Recalled DePuy Hip Implant May Be Failing at Much Higher Rate than First Thought

How likely are premature failures of th<"http://www.yourlawyer.com/topics/overview/DePuy-Hip-Implant-Recall-Johnson-and-Johnson">e DePuy ASR XL Acetabular Hip Replacement System? When DePuy Orthopedics issued recalls for the ASR XL Acetabular Hip Replacement System and the ASR Hip Resurfacing System last August, the company said data from the National Joint Registry of England and Wales indicated that 1 out of every 8 patients (12%-13%) had to undergo revision surgery within five years of receiving the defective devices. But according to a Bloomberg report, doctors in the United Kingdom (U.K.) say they’re seeing early failures of the ASR XL Acetabular Hip Replacement System at a rate closer to 50 percent.

A statement issued this week by the British Orthopaedic Association and the British Hip Society said data from four surgeons shows the rate of revision surgeries in patients who received the DePuy ASR XL Acetabular Hip Replacement System ranges from 21 percent after four years to 49 percent after six years. The statement went on to say that the 21 percent revision rate at 4 years could rise to 35 percent “if all currently known painful implants progress to revision,” Bloomberg said.

The orthopedists didn’t report on the resurfacing system in the statement, which was not sold in the U.S., according to Bloomberg. The statement also limits its commentary to large diameter implants, without defining “large diameter.” Bloomberg noted that DePuy’s original recall notice said that revision rates would probably be highest for ASR head sizes less than 50 millimeters in diameter, which are normally used in female patients.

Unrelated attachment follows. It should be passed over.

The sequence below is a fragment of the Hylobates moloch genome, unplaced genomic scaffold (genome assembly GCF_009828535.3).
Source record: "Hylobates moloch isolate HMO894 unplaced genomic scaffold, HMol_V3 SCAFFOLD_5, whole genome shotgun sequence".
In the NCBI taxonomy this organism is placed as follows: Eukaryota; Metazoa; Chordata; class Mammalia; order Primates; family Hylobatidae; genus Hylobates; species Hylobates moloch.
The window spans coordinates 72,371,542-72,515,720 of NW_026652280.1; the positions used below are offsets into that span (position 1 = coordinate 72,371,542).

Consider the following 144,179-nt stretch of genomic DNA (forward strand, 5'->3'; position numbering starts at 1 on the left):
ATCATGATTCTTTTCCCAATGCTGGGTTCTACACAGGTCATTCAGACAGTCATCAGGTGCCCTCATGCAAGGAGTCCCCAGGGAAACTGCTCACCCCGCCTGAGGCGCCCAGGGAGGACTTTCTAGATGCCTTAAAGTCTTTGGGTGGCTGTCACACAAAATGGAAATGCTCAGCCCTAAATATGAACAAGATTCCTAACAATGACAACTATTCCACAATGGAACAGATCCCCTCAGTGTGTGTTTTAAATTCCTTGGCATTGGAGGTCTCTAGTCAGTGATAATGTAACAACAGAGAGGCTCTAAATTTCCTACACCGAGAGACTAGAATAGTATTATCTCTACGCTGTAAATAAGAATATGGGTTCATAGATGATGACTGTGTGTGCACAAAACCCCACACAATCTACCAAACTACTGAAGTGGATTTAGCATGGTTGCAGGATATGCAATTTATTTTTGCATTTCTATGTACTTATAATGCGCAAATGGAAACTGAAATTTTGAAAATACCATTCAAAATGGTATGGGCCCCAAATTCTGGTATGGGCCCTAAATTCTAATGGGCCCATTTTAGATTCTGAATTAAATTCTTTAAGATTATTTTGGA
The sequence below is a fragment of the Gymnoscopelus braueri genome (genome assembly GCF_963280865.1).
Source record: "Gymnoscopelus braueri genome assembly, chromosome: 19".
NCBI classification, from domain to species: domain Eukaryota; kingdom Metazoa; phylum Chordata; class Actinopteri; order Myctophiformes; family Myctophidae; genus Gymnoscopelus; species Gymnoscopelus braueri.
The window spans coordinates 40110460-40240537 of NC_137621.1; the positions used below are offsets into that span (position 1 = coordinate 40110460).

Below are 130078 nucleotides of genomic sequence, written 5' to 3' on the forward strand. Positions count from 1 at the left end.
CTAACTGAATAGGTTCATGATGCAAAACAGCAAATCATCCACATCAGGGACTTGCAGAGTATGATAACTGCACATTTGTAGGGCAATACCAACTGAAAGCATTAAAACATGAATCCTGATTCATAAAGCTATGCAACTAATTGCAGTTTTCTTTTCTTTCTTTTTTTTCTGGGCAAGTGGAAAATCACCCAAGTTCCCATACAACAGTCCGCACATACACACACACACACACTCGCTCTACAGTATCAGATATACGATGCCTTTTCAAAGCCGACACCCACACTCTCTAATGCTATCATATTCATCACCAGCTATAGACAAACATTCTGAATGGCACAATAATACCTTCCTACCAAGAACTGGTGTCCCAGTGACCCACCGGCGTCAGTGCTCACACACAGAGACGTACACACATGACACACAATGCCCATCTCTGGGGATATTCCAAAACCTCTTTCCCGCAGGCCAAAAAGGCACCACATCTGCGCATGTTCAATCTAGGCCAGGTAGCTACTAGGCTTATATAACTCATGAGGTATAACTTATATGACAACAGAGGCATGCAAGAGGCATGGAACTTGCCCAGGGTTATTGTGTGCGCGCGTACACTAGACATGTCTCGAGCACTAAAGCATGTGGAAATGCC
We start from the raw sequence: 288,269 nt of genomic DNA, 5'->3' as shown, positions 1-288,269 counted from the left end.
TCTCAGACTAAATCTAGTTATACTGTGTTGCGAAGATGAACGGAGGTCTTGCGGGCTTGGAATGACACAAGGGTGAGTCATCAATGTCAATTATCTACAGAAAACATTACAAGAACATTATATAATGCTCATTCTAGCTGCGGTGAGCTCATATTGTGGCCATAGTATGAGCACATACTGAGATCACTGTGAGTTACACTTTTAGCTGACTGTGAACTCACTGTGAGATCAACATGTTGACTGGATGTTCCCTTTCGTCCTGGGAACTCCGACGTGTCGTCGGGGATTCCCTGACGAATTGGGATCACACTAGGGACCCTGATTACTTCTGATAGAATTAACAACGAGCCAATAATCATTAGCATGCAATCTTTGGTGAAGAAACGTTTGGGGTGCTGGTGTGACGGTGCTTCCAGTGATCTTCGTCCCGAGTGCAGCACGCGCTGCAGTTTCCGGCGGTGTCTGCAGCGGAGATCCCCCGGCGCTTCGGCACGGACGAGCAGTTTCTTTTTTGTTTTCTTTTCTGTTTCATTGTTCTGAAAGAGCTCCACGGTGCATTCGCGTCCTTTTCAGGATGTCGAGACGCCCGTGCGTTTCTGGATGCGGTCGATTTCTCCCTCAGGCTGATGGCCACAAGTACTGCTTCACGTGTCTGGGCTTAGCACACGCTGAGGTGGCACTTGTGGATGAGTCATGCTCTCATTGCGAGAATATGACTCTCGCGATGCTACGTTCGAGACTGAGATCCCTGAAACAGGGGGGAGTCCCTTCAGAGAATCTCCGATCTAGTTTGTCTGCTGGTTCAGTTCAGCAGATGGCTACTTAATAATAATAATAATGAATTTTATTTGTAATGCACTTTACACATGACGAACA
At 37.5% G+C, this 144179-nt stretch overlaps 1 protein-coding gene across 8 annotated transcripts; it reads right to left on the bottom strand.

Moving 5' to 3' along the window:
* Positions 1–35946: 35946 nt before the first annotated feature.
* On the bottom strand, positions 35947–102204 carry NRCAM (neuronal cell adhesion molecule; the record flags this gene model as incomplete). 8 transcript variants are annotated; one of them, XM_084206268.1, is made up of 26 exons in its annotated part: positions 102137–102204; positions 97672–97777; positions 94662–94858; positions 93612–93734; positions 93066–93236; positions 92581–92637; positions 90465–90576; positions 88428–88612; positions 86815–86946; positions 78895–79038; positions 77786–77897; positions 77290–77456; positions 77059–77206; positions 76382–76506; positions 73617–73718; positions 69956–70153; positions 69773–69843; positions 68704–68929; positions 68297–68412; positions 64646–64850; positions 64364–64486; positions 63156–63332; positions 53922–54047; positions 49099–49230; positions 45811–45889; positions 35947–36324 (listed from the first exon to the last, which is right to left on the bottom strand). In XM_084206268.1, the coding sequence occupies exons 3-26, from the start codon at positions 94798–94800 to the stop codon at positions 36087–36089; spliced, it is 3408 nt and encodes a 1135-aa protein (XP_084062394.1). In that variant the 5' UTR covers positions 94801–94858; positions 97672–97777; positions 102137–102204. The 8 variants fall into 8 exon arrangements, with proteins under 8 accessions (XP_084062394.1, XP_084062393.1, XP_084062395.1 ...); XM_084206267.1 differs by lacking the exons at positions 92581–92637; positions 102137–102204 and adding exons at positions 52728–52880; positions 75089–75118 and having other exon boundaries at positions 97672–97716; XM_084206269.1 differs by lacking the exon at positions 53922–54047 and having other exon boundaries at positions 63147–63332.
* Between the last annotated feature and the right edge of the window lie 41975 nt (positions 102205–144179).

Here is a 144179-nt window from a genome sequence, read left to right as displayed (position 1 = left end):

The ASR Hip Implant System is a metal-on-metal hip implant made of chromium and cobalt, consisting of a cup that’s implanted into the hip with a ball joint that connects to the leg. It is believed that many of the complications linked to the DePuy ASR XL Acetabular hip implant are caused by wearing of the metal components, which can allow metal shavings to make their way into patients’ bloodstreams, leading to tissue breakdown, bone loss, and even the formation of non-cancerous tumors. The shedding of metal shavings can cause cobalt poisoning, a disorder that, if left untreated, can put patients at risk of tinnitus (ringing in the ears), vertigo, deafness, blindness, optic nerve atrophy, convulsions, headaches, peripheral neuropathy, cardiomyopathy, and hypothyroidism.

Since the DePuy ASR hip implant recall was issued in August, the device maker has been named in scores of product liability lawsuits. Late last year, all federal DePuy hip implants lawsuits were consolidated in a multidistrict litigation before Judge David A. Katz in the U.S. District Court for the Northern District of Ohio.

According to Bloomberg, more than 350 lawsuits have been consolidated in the MDL, more than 220 more are pending in California state court, and another group of cases is pending in New Jersey state court.

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